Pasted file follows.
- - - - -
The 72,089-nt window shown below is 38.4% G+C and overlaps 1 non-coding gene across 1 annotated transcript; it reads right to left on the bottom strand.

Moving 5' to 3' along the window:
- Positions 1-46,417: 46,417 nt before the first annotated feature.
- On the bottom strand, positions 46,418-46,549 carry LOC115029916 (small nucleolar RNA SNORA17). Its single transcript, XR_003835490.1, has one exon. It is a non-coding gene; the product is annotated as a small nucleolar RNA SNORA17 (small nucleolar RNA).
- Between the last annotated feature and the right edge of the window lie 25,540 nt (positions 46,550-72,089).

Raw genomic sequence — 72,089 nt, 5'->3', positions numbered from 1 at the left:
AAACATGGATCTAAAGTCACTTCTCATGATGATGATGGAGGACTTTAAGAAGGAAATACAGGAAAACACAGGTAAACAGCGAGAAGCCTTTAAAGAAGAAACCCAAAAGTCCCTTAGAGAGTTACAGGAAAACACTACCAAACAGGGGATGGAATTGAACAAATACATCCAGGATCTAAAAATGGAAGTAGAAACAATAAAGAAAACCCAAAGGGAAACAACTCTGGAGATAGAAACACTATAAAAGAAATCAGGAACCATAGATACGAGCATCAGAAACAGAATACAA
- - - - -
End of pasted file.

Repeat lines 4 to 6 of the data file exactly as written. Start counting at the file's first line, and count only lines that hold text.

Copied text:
- On the bottom strand, positions 46,418-46,549 carry LOC115029916 (small nucleolar RNA SNORA17). Its single transcript, XR_003835490.1, has one exon. It is a non-coding gene; the product is annotated as a small nucleolar RNA SNORA17 (small nucleolar RNA).
- Between the last annotated feature and the right edge of the window lie 25,540 nt (positions 46,550-72,089).

Raw genomic sequence — 72,089 nt, 5'->3', positions numbered from 1 at the left: